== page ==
TABOR could be in hands of voters

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— Voters -- not government officials -- have the best chance of changing the Taxpayers' Bill of Rights, a policy advisor told elected officials Tuesday night.

The Bell Policy Center's Carol Hedges said TABOR has helped create the perfect storm for Colorado's budget crisis and the best chance of changing it will come from the bottom.

City Council members, county commissioners, local school board members and Oak Creek and Hayden representatives all attended the presentation of the center's study on the impact of TABOR over the last 10 years.

Instead of a change coming from an amendment to the constitution by the Colorado Legislature, Hedges said it needs to come from residents who want to see the tax law changed.

TABOR was enacted in 1992 to restrict growth in the state revenue to inflation plus the percentage in population the previous year. Under the law, spending can only increase by 6 percent from the year before.

It requires voter approval for new taxes, tax-rate increases and mill levies. The law also prohibits new real estate transaction taxes, local income taxes and state property taxes.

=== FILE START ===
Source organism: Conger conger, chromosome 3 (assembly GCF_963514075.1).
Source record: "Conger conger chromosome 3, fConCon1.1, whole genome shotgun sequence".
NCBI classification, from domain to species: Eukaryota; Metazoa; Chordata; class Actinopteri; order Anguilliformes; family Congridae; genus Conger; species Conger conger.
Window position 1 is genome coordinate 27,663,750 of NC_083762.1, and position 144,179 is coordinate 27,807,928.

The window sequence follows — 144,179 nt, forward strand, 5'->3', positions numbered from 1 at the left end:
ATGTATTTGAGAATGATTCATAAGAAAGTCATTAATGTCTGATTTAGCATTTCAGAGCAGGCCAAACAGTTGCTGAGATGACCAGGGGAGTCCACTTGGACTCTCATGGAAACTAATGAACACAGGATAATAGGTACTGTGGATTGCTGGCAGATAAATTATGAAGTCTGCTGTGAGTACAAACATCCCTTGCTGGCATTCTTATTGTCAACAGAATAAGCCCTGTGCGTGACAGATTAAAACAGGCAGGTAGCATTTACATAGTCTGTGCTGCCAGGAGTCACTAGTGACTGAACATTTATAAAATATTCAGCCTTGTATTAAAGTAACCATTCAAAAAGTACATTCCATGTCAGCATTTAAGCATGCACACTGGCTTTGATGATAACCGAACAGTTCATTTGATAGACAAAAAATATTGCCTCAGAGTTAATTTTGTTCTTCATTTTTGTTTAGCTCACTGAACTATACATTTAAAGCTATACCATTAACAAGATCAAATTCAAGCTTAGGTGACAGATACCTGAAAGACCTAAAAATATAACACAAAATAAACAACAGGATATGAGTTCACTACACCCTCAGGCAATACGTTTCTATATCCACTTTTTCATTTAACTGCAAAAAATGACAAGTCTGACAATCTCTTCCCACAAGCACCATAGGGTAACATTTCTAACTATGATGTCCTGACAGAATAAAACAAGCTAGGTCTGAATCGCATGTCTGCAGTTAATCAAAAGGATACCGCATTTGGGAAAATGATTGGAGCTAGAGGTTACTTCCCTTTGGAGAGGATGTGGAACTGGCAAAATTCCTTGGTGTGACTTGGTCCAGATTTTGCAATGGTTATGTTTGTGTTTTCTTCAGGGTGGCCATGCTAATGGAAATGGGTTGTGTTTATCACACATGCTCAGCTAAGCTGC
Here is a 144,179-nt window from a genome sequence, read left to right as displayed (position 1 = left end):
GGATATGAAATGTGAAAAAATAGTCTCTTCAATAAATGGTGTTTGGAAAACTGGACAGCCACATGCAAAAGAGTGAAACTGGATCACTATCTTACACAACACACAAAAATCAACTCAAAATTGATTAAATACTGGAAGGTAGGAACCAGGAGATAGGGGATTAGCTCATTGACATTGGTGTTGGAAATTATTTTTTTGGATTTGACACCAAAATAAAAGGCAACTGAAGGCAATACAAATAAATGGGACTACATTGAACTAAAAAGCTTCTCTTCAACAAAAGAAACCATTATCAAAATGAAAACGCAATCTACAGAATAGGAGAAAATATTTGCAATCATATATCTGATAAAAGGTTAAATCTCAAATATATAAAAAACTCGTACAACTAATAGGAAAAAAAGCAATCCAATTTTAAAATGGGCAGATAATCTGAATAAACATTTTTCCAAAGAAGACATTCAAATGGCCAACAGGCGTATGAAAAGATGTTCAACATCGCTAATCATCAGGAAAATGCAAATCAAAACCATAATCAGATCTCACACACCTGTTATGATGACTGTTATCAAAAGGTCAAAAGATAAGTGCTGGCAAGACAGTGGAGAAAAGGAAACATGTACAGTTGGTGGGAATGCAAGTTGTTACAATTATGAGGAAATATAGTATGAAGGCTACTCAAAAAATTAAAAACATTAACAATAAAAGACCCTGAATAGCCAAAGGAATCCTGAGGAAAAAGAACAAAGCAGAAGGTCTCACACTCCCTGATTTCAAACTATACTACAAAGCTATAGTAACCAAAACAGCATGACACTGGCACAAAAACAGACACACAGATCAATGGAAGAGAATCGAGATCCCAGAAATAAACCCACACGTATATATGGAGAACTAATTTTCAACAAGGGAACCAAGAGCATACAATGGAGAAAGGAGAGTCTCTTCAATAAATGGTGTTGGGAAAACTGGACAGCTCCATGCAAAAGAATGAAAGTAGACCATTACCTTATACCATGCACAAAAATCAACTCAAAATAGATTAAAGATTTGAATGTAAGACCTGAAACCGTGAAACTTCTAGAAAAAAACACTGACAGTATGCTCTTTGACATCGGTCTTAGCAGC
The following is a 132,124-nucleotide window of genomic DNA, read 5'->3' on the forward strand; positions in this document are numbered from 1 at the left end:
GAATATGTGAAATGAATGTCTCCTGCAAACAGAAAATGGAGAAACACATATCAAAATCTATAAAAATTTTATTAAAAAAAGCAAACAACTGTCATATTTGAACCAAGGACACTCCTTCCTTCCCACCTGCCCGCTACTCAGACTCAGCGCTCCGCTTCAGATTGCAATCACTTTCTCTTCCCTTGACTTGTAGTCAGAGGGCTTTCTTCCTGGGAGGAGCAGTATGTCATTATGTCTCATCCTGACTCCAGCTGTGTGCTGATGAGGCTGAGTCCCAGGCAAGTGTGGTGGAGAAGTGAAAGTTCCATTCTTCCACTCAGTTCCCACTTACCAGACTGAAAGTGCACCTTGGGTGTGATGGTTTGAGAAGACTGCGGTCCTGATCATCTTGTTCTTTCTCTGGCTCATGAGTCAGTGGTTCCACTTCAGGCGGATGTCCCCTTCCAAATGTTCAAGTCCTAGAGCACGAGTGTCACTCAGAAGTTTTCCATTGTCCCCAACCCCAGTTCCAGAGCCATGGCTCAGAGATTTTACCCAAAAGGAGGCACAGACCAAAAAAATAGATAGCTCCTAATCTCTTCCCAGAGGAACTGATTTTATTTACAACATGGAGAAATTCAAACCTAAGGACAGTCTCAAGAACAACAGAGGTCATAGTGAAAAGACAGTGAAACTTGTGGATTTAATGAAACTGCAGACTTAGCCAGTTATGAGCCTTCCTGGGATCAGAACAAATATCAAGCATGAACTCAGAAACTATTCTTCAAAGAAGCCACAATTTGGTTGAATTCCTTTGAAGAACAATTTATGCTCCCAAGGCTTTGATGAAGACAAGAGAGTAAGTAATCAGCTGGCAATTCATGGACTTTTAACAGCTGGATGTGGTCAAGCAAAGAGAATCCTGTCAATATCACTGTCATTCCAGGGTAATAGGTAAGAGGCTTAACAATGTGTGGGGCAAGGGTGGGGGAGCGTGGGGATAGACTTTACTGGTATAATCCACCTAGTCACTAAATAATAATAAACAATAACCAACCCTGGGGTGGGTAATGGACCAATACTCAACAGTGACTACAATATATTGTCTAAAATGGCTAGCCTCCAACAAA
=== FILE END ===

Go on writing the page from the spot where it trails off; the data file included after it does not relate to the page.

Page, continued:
Hedges said that while TABOR was created to protect taxpayers, it has created a train wreck at the state level. Because of the law, services have not been able to keep pace with growth, budget cuts in economic downturns become permanent, budgeting options are taken away and governments cannot save or plan for the future.

Polls indicate people are strongly in favor of TABOR because of claims it gives taxpayers a voice in how much they are taxed and limits the government's growth, Hedges said.

"But that is not really what we got with TABOR," Hedges said. "We got a whole bunch more than that."

The Bell Policy, a nonprofit and nonpartisan organization, wants to refine the principals of TABOR, she said.

County Commissioner Nancy Stahoviak said Routt County voters did not approve TABOR when the state passed it 10 years ago, and TABOR conversations continue here.

"I don't think the state Legislature as a whole is going to get the message. I think we are going to have to figure out with our own population how to solve that issue," Stahoviak said.

TABOR's impact on the budget at the state level has been passed on to the county through its mental health and Medicaid programs, Stahoviak said.

Sue Birch, director of the Visiting Nurse Association, said state budget cuts mean immunizations have decreased, services to seniors have gone down and 30 percent of their work force has been laid off or not replaced.

Councilwoman Arianthe Stettner also pointed out that the government budget cuts can be felt at the local court system and reduced hours in Steamboat's driver license office.

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